- 1. Why do you do X in the first place?
- 2. What's your business goal for automation?
- 3. What would you gain if you achieved your goals?
- 4. Have you done this manually?
- 5. What feeds this process? What does this process feed?
- 6. Have you looked for an off-the-shelf product?
- 7. Can you use a generic tool?
- 8. Do you have to automate everything?
This post is revised and republished from Carl’s blog at Crain’s Detroit Business.
Innovation is not exclusively about revolutionary new products or services. Extending an existing offering or improving an internal business process can be an important form of innovation, too.
When I talk with business owners about using software to automate an existing business process, the request usually goes something like this: “We have this clunky process to do X which uses an old buggy application (or spreadsheets or email). It drives the people who do the work crazy. We’re growing and really need to automate the whole thing. Can you help?”
Of course, custom software and even automation is not always the answer. Given the cost of software development, jumping into a project too quickly can doom the hoped-for return. I always start with a few crucial questions:
1. Why do you do X in the first place?
My point in asking this question first is not only to learn about the business, but to challenge the client to really stop and think about the process, its inputs and outputs, and what’s being accomplished from a business perspective. Sometimes there are steps, or even whole processes, that have outlived their original intent and can be dropped.
2. What’s your business goal for automation?
Are you trying to improve your response time? Increase your throughput? Reduce errors? Eliminate staff? Increase your capacity? Without knowing the business goal it’s hard to determine the best way of solving the problem, and it won’t be possible to measure your success.
3. What would you gain if you achieved your goals?
Another reason for understanding the business goals of the project is to be able to gauge whether an investment in custom software is justified. If you can’t save as much money in a year or two as the new system costs to build, it should give you pause as to whether the project is worth doing. I’ve found that many times the irritation of a clunky or buggy system is disproportionately painful to the actual time it wastes or errors it causes. It might be worth eliminating the irritation, but if that’s the rationale for the project, you better not be expecting to also save a lot of staff time, and hence money, or you’ll be disappointed.
4. Have you done this manually?
No one should automate anything that they haven’t done (and done many times) by hand. Until you do a process manually, it’s very hard to fully understand it. And automating something you don’t fully understand is taking a bigger risk than you should with internal innovation projects. In addition to understanding, if you haven’t done a process manually, you can’t know what the cost of the manual alternative is, and so you can’t calculate a return on your automation project.
5. What feeds this process? What does this process feed?
Understanding what is both up and downstream from the clunky process is not only crucial to understanding it, but it also helps detect situations where the cost savings impact to the company is unlikely to be large. You can estimate the overall impact of automating something pretty easily by measuring the time and effort required for the end-to-end process, pretending that your miracle automation project makes the time of the clunky bit go to zero, then looking at the remaining time in the whole system. If you reduce the clunky process to zero, and still have 90 percent of what was there before, you know that your project can at best swing the needle by 10 percent.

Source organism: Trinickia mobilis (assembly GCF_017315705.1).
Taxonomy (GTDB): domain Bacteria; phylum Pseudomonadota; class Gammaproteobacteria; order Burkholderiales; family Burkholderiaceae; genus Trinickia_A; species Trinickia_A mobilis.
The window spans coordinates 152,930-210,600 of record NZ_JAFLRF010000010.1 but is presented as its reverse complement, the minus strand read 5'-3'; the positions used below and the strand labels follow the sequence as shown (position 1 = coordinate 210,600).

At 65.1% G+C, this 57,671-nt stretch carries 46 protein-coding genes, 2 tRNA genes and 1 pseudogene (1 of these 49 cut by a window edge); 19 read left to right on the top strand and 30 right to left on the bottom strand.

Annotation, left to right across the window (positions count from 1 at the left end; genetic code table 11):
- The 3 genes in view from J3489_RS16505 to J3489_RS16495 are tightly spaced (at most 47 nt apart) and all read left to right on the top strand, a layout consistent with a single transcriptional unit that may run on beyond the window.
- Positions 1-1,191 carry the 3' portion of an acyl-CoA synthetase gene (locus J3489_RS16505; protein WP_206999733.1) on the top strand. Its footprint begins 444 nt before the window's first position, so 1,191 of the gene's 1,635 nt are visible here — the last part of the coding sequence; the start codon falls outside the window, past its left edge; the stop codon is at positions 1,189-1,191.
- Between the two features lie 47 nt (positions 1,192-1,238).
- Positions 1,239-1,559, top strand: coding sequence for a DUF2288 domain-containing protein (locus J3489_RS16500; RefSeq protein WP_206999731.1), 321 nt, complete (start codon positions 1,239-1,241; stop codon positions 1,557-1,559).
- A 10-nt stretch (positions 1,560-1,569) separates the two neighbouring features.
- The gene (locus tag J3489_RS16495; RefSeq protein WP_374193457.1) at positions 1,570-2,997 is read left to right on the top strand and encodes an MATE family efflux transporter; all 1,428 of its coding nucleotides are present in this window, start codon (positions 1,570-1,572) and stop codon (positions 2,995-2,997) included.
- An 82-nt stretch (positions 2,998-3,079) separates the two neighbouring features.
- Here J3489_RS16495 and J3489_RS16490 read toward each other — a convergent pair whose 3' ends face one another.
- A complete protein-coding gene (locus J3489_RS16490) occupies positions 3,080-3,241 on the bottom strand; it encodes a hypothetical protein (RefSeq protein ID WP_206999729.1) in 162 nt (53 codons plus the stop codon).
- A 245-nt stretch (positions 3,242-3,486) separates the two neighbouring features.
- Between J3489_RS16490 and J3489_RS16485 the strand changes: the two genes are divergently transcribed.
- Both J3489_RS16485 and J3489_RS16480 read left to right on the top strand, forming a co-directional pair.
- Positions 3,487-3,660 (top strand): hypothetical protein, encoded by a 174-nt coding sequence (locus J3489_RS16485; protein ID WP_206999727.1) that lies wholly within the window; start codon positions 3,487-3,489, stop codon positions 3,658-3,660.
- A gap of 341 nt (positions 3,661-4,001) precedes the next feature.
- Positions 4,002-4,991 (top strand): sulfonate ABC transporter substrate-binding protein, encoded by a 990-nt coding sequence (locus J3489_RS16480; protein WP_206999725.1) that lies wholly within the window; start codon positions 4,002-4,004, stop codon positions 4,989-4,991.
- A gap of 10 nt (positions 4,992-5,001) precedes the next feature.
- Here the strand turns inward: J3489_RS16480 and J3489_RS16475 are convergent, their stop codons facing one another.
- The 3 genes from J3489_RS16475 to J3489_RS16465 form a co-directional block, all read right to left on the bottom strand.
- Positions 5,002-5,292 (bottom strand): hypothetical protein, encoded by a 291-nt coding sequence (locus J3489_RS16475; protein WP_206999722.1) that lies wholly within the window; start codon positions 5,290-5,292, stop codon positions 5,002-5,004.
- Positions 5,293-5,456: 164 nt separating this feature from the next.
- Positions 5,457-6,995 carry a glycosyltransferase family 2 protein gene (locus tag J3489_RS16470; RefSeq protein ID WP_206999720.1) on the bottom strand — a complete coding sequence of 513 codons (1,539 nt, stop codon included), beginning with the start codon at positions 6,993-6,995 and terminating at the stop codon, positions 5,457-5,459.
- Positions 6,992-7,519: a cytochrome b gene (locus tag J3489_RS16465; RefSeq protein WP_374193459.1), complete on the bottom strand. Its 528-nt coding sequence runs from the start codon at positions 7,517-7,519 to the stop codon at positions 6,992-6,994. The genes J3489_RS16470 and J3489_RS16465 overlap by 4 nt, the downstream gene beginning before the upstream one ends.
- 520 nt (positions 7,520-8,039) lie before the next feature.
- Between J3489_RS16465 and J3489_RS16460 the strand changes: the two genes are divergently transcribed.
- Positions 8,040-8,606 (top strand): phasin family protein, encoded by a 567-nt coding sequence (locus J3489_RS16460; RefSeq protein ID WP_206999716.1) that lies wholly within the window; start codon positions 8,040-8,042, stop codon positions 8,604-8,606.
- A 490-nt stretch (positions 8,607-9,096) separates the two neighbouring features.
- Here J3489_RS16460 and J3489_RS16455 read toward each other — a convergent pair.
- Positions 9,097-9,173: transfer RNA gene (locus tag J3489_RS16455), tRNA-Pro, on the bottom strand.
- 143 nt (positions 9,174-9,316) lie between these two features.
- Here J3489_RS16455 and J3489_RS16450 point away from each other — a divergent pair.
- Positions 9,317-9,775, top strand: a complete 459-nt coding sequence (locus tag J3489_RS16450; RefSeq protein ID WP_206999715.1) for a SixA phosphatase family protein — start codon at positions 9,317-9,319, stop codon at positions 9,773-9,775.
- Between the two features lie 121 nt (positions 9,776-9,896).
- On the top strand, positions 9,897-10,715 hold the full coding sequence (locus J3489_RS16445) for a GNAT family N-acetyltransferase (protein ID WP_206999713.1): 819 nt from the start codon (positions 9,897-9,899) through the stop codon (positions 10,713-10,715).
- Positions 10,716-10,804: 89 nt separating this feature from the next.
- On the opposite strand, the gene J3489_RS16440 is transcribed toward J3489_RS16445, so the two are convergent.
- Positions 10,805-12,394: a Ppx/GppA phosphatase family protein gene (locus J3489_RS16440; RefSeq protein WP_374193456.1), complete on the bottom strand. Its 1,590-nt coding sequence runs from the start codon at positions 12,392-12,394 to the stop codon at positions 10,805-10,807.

6. Have you looked for an off-the-shelf product?
Every business has some special and unique aspects. Very often a process that’s been around for a while has particular, custom elements to it. We get used to doing things “just so” and usually assume that’s the way they have to be done. But adjusting a business process to use an off-the-shelf product can be a much more economical approach than custom software. Particularly if your business is in a common category (e.g. retail, dental office, etc), there is almost certainly off-the-shelf software out there that you should evaluate. Challenging the status quo and thinking critically about whether an off-the-shelf app can suffice is always time well spent.
7. Can you use a generic tool?
If your business is truly unusual, and your category isn’t served by decent off-the-shelf software products, then consider using a generic tool. For example, if your problem is communication and coordination, look at BaseCamp. If your problem is around workflow and tracking progress, try using Trello. Perhaps using Google Drive can be part of your solution. A generic tool may not be your ultimate answer, but they are inexpensive to experiment with, and at the very least, using one will cause you to better understand your problem and think creatively about solving it.
8. Do you have to automate everything?
The cost of automating the final 10 percent of a process, or of handling all exceptional cases, can be disproportionately expensive to the benefit gained. Keeping a human in the loop for some of the process, or as an exception handler, can significantly improve the financial return on the project.
Business process automation can be a valuable form of internal innovation and increase your competitiveness. Ask yourself the questions above before you start your project and you’re more likely to be be satisfied with the final outcome.